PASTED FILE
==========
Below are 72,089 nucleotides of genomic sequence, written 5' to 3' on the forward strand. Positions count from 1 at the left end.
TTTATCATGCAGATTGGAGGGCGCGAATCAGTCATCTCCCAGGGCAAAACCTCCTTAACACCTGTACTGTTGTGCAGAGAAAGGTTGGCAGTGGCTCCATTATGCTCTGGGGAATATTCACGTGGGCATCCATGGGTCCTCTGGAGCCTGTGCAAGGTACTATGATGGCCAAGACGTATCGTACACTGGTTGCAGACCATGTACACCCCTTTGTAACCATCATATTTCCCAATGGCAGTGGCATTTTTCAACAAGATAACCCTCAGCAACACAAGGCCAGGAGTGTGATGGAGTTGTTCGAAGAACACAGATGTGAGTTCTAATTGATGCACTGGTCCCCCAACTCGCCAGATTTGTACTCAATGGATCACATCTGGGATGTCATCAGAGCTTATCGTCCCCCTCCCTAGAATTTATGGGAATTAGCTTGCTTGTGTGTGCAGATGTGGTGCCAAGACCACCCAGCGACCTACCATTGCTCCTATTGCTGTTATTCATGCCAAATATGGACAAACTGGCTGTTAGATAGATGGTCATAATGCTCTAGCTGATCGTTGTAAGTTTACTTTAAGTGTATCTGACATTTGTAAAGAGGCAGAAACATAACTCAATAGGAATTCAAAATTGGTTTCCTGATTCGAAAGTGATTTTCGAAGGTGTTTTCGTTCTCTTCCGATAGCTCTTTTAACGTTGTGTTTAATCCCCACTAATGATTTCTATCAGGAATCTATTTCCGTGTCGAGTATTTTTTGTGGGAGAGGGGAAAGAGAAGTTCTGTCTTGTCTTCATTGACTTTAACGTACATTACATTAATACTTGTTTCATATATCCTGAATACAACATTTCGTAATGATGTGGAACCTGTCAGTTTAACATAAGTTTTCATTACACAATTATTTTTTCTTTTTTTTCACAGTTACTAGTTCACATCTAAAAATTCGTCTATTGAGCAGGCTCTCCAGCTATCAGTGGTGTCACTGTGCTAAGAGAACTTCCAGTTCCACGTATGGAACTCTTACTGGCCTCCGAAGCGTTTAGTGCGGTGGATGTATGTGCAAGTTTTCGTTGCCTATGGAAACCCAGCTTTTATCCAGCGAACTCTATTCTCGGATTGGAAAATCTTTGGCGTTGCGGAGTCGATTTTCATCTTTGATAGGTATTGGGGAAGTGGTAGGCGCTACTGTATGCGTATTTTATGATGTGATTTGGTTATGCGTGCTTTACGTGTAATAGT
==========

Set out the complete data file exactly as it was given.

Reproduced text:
Below are 72,089 nucleotides of genomic sequence, written 5' to 3' on the forward strand. Positions count from 1 at the left end.
TTTATCATGCAGATTGGAGGGCGCGAATCAGTCATCTCCCAGGGCAAAACCTCCTTAACACCTGTACTGTTGTGCAGAGAAAGGTTGGCAGTGGCTCCATTATGCTCTGGGGAATATTCACGTGGGCATCCATGGGTCCTCTGGAGCCTGTGCAAGGTACTATGATGGCCAAGACGTATCGTACACTGGTTGCAGACCATGTACACCCCTTTGTAACCATCATATTTCCCAATGGCAGTGGCATTTTTCAACAAGATAACCCTCAGCAACACAAGGCCAGGAGTGTGATGGAGTTGTTCGAAGAACACAGATGTGAGTTCTAATTGATGCACTGGTCCCCCAACTCGCCAGATTTGTACTCAATGGATCACATCTGGGATGTCATCAGAGCTTATCGTCCCCCTCCCTAGAATTTATGGGAATTAGCTTGCTTGTGTGTGCAGATGTGGTGCCAAGACCACCCAGCGACCTACCATTGCTCCTATTGCTGTTATTCATGCCAAATATGGACAAACTGGCTGTTAGATAGATGGTCATAATGCTCTAGCTGATCGTTGTAAGTTTACTTTAAGTGTATCTGACATTTGTAAAGAGGCAGAAACATAACTCAATAGGAATTCAAAATTGGTTTCCTGATTCGAAAGTGATTTTCGAAGGTGTTTTCGTTCTCTTCCGATAGCTCTTTTAACGTTGTGTTTAATCCCCACTAATGATTTCTATCAGGAATCTATTTCCGTGTCGAGTATTTTTTGTGGGAGAGGGGAAAGAGAAGTTCTGTCTTGTCTTCATTGACTTTAACGTACATTACATTAATACTTGTTTCATATATCCTGAATACAACATTTCGTAATGATGTGGAACCTGTCAGTTTAACATAAGTTTTCATTACACAATTATTTTTTCTTTTTTTTCACAGTTACTAGTTCACATCTAAAAATTCGTCTATTGAGCAGGCTCTCCAGCTATCAGTGGTGTCACTGTGCTAAGAGAACTTCCAGTTCCACGTATGGAACTCTTACTGGCCTCCGAAGCGTTTAGTGCGGTGGATGTATGTGCAAGTTTTCGTTGCCTATGGAAACCCAGCTTTTATCCAGCGAACTCTATTCTCGGATTGGAAAATCTTTGGCGTTGCGGAGTCGATTTTCATCTTTGATAGGTATTGGGGAAGTGGTAGGCGCTACTGTATGCGTATTTTATGATGTGATTTGGTTATGCGTGCTTTACGTGTAATAGT